Vice's TV launch on Sky shows old media still pays

The irreverent media company is moving into traditional TV broadcasting.

by Rebecca Smith
Last Updated: 23 Mar 2016

Well, well, well. Millennial favourite Vice Media has announced it’s launching Viceland, a 24-hour TV channel on Sky and Sky’s online streaming service Now TV this September. This’ll form part of an expansion strategy to launch 12 TV channels across Europe over an 18-month period (Viceland is already running in the US and Canada, while Vice has another show on HBO).

That’s not quite right is it? Aren't we supposed to be on a one-way conveyor belt from traditional media to swanky, on-demand streaming services? Mintel recently said UK streaming video subscription revenues were on course to soar from £437m to £1.17bn between 2014 and 2019 as user numbers more than double. Why would Vice, which positions itself as an achingly trendy hotspot for the younger demographic, move into the traditional linear space?

Well, because TV in its long-established form is far from dead and disruption isn’t always a one way street. There can be a tendency to suggest once a trend is identified, that automatically means the old way of doing things is as good as six feet under, but that’s often not the case. Sky after all, generates more than £1bn free cash annually and that comes from subscriptions and ads.

And just look at the recent Amazon news. The ecommerce behemoth has apparently got 400 physical bookshops in the works. It evidently sees something uniquely valuable in the experience bricks and mortar stores can provide. 

Then you have supermarkets branching out to sell more in the way of physical media. That’s in spite of online gaming, digital downloads and streaming services giving rise to proclamations of the impending death of CDs, DVDs and the like. Of course, that’s not to say drooping physical sales will be reversible, but rather that there’s a place for traditional spaces and players while all this disruption takes place.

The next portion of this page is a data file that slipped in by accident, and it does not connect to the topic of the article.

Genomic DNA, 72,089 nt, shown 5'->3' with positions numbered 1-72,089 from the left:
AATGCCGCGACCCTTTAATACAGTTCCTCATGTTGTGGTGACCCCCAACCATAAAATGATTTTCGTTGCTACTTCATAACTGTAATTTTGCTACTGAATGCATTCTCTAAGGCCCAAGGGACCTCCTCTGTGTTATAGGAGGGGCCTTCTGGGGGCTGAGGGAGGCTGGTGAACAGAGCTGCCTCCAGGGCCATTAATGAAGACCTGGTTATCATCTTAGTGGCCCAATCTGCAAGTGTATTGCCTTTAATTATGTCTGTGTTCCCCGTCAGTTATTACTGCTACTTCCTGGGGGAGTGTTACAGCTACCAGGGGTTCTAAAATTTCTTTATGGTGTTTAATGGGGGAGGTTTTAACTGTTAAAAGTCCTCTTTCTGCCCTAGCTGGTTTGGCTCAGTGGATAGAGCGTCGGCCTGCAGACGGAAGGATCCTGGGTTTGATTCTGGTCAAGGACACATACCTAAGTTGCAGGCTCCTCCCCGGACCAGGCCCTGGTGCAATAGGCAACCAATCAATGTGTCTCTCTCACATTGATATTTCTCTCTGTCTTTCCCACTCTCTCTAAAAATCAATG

The closure of The Independent's print operations and BBC Three's much-maligned move to online only have stirred up discussion of whether the general media's move to digital is all but imminent. Vice's move says not. Its bread and butter audience is, after all, the 16-34 age group which is reportedly moving away from linear TV. This tie-up shows it’s not that black and white. Just because younger audiences are moving towards on-demand content doesn’t mean that’s all they’re watching or will watch.

Vice already has commercial links with Sky. Fox, owned by Rupert Murdoch, has a 39% stake in Sky and a 5% stake in Vice.

Of course, the success of Vice’s channel remains to be seen – though surely curiosity will be piqued with programming including Gaycation, Weediquette, Balls Deep and F*ck, That's Delicious – a cooking show presented by rapper and former chef Action Bronson. Millennial catnip? We'll soon see.

Find this article useful?

Get more great articles like this in your inbox every lunchtime

A mini case study in horizon scanning

Swissgrid has instituted smart risk management systems for spotting things that could go wrong before...

Interview ghosting: Stop treating job seekers like bad dates

Don’t underestimate the business impact of a simple rejection letter.

5 avoidable corporate disasters

And the lessons to learn from them.

Dressing to impress: One for the dustbin of history?

Opinion: Businesswomen are embracing comfort without sacrificing impact. Returning to the office shouldn't change that....

How to motivate people from a distance

Recognising success in a remote or hybrid environment requires a little creativity, says Insight SVP...

What pushy fish can teach you about influence at work

Research into marine power struggles casts light on the role of influence and dominant bosses...